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dc.contributor.authorNorton, Lynda
dc.contributor.authorThomas, Jessica
dc.contributor.authorBevan, Nadia
dc.contributor.authorNorton, Kevin
dc.date.accessioned2018-10-05T00:19:40Z
dc.date.available2018-10-05T00:19:40Z
dc.date.issued2018-06-26
dc.identifier.citationNorton, L., Thomas, J., Bevan, N., Norton, K., (2018). Agreement between pre-exercise screening questionnaires completed online versus face-to-face. PLoS ONE, 13(6): e0199836.en_US
dc.identifier.issn1932-6203
dc.identifier.urihttp://hdl.handle.net/2328/38370
dc.descriptionThis is an open access article distributed under the terms of the Creative Commons Attribution License, which permits unrestricted use, distribution, and reproduction in any medium, provided the original author and source are credited.en_US
dc.description.abstractObjectives To investigate the levels of agreement between self-reported responses to the Adult Preexercise Screening System (APSS) questionnaire using online versus face-to-face (F2F) modalities. Design Convenience sample of adults completing a pre-exercise screening questionnaire using different modalities. Methods Adult volunteers (n = 94) were recruited to complete the APSS using both online and F2F modalities. Participants were provided a URL link to an online APSS questionnaire then followed- up the next day in a F2F interview. Objective health risk factors were also measured. Comparisons between responses were undertaken using kappa and correlation statistics to determine levels of agreement. Results The levels of agreement between online versus F2F responses for the seven compulsory Stage 1 questions (known diseases and signs and/or symptoms of disease) were >94% (kappa = 0.644±0.794). Response comparisons for Stage 2 questions on health risk factors were also generally high (>82% agreement) but there were larger differences between reported and measured risk factors in Stage 3. Conclusions Levels of agreement between the Stage 1 responses were substantial and support the use of this online option for pre-exercise screening. There were larger differences between selfreported and objectively measured health risk factors in Stages 2 and 3.en_US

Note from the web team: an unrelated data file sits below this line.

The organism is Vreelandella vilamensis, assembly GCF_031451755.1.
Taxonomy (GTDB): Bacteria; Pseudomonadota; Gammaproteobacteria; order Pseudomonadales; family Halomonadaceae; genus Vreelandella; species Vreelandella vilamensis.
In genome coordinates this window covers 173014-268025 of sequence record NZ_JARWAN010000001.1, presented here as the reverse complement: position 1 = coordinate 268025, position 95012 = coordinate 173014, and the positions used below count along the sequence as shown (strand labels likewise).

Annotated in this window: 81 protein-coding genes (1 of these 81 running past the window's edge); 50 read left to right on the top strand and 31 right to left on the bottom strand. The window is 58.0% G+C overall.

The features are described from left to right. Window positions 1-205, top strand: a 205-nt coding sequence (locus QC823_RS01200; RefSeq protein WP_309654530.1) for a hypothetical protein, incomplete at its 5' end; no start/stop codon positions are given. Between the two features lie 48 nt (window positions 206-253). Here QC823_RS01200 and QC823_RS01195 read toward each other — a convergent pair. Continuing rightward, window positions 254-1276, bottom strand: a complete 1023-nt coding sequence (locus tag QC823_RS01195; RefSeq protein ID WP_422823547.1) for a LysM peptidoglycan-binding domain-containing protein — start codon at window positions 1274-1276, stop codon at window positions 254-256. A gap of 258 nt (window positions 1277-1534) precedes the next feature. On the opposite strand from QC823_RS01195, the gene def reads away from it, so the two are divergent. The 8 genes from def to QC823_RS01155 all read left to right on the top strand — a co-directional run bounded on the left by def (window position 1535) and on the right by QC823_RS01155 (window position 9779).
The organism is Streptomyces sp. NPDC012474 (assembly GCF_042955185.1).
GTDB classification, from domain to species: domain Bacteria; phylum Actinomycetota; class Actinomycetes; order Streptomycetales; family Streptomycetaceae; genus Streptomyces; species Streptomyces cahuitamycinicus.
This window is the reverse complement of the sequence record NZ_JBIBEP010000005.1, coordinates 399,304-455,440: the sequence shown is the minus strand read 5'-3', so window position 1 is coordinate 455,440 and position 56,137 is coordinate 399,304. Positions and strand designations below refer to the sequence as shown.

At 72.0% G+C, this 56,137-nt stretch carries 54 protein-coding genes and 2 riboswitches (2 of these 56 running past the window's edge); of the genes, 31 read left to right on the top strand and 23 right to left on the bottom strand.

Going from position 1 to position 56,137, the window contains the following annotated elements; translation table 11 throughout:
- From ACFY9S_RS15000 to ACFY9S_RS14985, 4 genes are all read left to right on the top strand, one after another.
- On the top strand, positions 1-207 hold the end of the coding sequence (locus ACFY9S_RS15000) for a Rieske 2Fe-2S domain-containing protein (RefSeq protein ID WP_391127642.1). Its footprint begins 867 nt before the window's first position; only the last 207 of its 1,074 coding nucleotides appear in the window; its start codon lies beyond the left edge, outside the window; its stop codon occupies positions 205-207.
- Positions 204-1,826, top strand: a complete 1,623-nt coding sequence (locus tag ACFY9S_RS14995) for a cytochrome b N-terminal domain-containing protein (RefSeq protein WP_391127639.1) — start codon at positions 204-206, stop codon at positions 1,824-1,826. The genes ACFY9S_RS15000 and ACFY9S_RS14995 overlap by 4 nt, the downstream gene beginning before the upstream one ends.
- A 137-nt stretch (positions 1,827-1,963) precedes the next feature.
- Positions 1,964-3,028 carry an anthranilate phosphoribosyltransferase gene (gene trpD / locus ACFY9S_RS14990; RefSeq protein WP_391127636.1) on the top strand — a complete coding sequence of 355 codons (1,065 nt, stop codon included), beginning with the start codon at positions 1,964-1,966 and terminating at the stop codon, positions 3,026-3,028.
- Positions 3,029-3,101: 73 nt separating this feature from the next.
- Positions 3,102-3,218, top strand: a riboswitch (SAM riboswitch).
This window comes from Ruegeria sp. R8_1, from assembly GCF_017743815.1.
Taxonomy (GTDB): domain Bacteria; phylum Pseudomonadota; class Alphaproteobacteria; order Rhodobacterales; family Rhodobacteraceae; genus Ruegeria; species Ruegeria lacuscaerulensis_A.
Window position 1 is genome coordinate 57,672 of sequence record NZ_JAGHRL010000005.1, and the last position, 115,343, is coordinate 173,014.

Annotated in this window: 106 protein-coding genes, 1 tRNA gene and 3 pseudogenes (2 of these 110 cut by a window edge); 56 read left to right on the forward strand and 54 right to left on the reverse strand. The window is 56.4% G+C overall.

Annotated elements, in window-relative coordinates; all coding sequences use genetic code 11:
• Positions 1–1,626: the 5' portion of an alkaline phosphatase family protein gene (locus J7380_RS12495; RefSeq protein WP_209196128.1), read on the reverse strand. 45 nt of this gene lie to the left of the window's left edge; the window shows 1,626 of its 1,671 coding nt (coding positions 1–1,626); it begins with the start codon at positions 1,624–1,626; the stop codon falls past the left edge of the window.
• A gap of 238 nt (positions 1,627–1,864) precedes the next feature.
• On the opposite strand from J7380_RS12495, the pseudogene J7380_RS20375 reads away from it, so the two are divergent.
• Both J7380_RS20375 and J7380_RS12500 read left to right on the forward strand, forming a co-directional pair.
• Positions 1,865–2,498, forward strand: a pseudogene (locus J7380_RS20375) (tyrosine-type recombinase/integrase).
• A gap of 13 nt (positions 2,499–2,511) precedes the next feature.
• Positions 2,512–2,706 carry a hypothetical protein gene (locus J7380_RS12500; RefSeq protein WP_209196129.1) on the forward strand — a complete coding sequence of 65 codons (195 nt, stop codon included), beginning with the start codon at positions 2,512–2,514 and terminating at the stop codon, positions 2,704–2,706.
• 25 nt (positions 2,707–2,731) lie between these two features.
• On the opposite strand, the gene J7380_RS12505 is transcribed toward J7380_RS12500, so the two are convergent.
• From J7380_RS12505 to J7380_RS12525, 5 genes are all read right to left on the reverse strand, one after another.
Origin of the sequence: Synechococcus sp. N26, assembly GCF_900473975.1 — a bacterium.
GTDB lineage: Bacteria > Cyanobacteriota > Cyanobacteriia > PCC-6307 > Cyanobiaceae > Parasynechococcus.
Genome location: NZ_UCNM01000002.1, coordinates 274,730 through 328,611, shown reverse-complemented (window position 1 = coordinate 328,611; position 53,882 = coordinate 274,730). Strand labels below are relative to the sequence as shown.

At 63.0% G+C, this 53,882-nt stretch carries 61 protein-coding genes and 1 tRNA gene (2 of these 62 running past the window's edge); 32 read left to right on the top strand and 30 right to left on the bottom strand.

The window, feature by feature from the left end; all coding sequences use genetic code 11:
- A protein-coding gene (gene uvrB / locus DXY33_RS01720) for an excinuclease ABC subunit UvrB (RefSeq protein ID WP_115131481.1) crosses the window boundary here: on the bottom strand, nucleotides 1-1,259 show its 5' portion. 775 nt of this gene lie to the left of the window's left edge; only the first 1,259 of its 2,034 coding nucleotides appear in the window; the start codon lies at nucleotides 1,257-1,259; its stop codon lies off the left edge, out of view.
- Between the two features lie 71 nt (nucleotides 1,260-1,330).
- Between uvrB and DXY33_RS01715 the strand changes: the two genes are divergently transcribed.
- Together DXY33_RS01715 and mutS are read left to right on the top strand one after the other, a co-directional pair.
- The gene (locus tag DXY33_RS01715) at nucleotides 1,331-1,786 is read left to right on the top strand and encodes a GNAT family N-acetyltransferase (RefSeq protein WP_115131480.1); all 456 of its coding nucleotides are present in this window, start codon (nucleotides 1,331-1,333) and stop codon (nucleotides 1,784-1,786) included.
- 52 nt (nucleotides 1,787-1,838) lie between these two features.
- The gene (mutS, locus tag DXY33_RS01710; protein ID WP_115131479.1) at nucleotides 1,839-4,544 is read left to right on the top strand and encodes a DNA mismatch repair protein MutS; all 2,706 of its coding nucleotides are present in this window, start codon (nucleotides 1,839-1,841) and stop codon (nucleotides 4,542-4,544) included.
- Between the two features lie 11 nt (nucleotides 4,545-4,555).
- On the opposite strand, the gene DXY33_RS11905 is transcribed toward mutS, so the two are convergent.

dc.description.sponsorshipThe authors received no specific funding for this work.en_US
dc.language.isoenen_US
dc.publisherPublic Library of Scienceen_US
dc.rights© 2018 Norton et al. This is an open access article distributed under the terms of the Creative Commons Attribution License, which permits unrestricted use, distribution, and reproduction in any medium, provided the original author and source are credited.en_US
dc.titleAgreement between pre-exercise screening questionnaires completed online versus face-to-faceen_US
dc.typeArticleen
dc.identifier.doihttps://doi.org/10.1371/journal.pone.0199836en_US
dc.rights.holder© 2018 Norton et al.en_US
dc.rights.licenseCC-BY
local.contributor.authorOrcidLookupNorton, Lynda: https://orcid.org/0000-0002-4092-9303en_US
local.contributor.authorOrcidLookupThomas, Jessica: https://orcid.org/0000-0001-6245-6060


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